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Materials

Nanoscale Piezoelectric Quartz

New synthetic techniques produce thin films of quartz on silicon

by Elizabeth K. Wilson
May 22, 2013 | APPEARED IN VOLUME 91, ISSUE 20

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Credit: Copyright Science/AAAS
A thin film of quartz on silicon shows piezoelectric properties. Brown indicates indentations.
09120-scicon-quartzcxd.jpg
Credit: Copyright Science/AAAS
A thin film of quartz on silicon shows piezoelectric properties. Brown indicates indentations.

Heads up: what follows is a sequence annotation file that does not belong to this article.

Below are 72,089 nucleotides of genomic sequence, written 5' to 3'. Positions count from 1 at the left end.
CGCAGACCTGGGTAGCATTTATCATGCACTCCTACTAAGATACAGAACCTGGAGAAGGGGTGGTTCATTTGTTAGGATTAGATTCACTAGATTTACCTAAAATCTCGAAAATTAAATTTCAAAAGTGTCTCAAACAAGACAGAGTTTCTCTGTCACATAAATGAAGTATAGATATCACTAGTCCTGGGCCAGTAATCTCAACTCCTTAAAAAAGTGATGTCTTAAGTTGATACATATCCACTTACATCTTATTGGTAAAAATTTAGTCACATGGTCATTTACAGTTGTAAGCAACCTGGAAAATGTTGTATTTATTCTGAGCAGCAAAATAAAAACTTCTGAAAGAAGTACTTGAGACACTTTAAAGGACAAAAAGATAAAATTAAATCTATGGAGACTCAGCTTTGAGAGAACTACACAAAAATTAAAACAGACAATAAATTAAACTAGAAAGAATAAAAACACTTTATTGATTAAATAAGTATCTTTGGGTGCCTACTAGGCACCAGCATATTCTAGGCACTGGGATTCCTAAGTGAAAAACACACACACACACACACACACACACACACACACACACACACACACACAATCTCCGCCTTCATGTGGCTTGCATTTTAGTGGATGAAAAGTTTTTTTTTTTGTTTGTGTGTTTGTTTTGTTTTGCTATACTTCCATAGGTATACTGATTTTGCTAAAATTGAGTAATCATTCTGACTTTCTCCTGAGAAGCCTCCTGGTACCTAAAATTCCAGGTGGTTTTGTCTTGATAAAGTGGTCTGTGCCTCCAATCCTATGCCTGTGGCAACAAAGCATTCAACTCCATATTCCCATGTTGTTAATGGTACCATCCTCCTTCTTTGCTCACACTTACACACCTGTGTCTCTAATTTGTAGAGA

Quartz (SiO2) is the second most abundant mineral on Earth. Its ability to generate voltage in response to mechanical stress, known as the piezoelectric effect, also makes it one of the most useful minerals. It’s a crucial component in clocks and microprocessors, for example. Chemists, however, have had little success in miniaturizing the piezoelectric properties of quartz at the nanoscale. Now, Clemént Sanchez and Ádrian Carretero-Genevrier of the University of Pierre & Marie Curie, in Paris, and their colleagues report new synthetic methods for growing quartz crystals on silicon that produce thin films with piezoelectric properties (Science 2013, DOI: 10.1126/science.1232968). Such small-scale piezoelectric materials may be used to develop resonators or as elements of terahertz optics, the researchers say. The group’s synthesis involved the use of strontium or barium catalysts mixed with amphiphilic molecular templates, which allowed the crystallization of epitaxial quartz films while preserving porous structures.

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